What are fleas & ticks?
Fleas and ticks are both types of pests that feed on the blood of warm-blooded mammals as their sole source of food. Fleas and ticks feed on a wide variety of hosts, including people, cats, dogs, mice, rats, squirrels, foxes, skunks, raccoons, and other wild animals.
Fleas are wingless insects with hard, narrow bodies, and large, black legs that allow them to jump great heights.
Ticks are not insects, but arachnids – related to spiders, mites, and scorpions. They are also wingless but, unlike fleas, ticks cannot jump; they passively wait for a host to happen by that they can crawl onto and feed on.
Are fleas & ticks dangerous?
Controlling populations of fleas and ticks is important, because of their ability to infest spaces in large numbers, and cause health problems in people. After fleas bite, they leave behind red, itchy bumps. Excessive itching of these bites can lead to infections, and those highly allergic to flea bites may develop dermatitis. Fleas are also able to infect people and animals with parasitic tapeworms.
Ticks spread a wide variety of diseases through their saliva. According to the Georgia Department of Public Health, Georgia ticks spread the following diseases:
- Spotted fever
- Lyme disease
Why do I have a flea & tick problem?
Fleas and ticks are most active and problematic for people and pets in the summer and fall months, when the weather is at its warmest. Fleas and ticks have the potential to become a problem on any property or any home, whether pets are present or not. It is very common for rodents and other wild animals to introduce fleas and ticks into our yard or our homes. Fleas are also introduced into homes on objects such as pieces of used furniture or rugs.
Where will I find fleas & ticks?
Ticks are mainly outdoor pests, and spend much of their lives feeding on the backs of their hosts; when not on a host, they are lying in wait, waiting for a host to brush past them. Some of the tick’s favorite hiding spots include tall grass, along fence lines, in road ditches, and at the edges of wooded paths.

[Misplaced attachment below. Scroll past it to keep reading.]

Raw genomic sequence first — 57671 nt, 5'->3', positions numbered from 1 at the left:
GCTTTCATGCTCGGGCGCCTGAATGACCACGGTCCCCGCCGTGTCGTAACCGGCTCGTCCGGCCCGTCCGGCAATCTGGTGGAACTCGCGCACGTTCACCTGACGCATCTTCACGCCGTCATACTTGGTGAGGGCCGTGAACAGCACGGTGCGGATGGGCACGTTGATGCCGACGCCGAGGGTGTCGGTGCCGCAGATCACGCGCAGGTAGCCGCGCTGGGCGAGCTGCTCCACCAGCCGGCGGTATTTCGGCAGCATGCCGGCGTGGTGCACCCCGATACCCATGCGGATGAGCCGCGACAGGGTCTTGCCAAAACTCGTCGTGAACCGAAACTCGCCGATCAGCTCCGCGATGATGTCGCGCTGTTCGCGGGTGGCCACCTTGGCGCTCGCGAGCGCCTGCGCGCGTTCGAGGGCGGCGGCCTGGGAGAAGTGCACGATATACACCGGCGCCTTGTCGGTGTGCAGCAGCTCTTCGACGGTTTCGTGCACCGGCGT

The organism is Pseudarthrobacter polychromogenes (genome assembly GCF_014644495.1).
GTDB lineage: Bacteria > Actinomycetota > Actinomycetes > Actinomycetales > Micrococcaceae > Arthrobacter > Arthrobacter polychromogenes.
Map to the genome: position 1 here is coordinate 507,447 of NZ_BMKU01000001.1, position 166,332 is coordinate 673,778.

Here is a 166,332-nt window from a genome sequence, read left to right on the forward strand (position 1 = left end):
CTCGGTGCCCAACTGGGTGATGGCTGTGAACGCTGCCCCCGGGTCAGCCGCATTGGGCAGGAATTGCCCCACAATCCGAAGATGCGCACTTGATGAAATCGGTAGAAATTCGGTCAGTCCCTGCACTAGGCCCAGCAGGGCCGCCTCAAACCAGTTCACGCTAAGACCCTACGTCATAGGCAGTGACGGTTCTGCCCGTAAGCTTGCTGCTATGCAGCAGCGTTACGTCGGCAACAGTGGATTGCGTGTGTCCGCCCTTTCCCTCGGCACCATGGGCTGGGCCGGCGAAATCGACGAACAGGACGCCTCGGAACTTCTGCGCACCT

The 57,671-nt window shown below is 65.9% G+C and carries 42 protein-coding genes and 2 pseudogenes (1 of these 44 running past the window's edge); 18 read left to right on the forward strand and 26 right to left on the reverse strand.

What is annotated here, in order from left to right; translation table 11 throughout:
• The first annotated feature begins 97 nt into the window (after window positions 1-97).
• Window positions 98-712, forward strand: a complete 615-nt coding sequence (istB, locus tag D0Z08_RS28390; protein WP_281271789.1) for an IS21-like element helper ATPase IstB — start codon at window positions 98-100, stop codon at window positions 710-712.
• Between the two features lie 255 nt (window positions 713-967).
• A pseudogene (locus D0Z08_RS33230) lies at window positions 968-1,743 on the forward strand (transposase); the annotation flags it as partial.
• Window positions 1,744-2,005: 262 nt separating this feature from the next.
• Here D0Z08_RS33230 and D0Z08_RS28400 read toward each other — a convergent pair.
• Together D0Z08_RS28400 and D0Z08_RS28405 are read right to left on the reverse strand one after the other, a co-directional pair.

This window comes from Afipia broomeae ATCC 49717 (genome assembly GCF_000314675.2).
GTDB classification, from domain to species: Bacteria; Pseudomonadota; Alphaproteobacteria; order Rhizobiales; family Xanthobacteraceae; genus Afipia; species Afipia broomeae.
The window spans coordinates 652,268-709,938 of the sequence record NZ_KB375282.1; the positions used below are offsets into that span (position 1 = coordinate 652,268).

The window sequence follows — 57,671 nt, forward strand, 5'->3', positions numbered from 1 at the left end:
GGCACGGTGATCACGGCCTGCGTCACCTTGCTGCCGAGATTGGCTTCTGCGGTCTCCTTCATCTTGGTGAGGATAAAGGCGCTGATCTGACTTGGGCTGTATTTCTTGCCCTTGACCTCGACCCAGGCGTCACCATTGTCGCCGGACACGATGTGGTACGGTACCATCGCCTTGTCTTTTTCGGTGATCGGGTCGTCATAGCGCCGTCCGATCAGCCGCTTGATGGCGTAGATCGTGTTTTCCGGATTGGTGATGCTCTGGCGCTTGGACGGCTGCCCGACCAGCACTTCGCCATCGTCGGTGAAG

Fleas have the potential to become a problem – not only outside in our yards, but inside our homes, as well. Fleas are very capable of completing their entire lifecycle indoors. Inside, fleas are found on pets, in rugs, furniture, and bedding. Outside, fleas are usually found under piles of leaves, under shrubs or decks, or within woodpiles.
How do I get rid of fleas & ticks?
To protect your property from fleas and ticks, it is essential to maintain an effective pest prevention and control program. For the complete removal of fleas and ticks from your Georgia property, call MSI Termite & Pest Control and learn about our Peachtree City flea and tick control services. By working together, we can make sure your home or business stays free of fleas, ticks, and other pests.
How can I prevent fleas & ticks in the future?
At MSI Termite & Pest Control, we want to provide you with some helpful tips to help you avoid problems with fleas and ticks:
- Avoid taking walks in tall grass.
- Keep the grass in your yard cut short.
- When walking in the woods, make sure to stay in the center of the trail.
- Cut overgrown shrubs and weeds back from the foundation of your home.
- After your pets spend time outside, either in your yard or a park, inspect them for fleas and ticks before bringing them inside.
- Regularly bathe and groom your pets.
- Make your property less attractive to rodents that are often infested with fleas and ticks; remove food sources by keeping lids on trash cans, maintaining gardens, and removing bird feeders.
- Inside your home, keep floors and upholstered furniture vacuumed.
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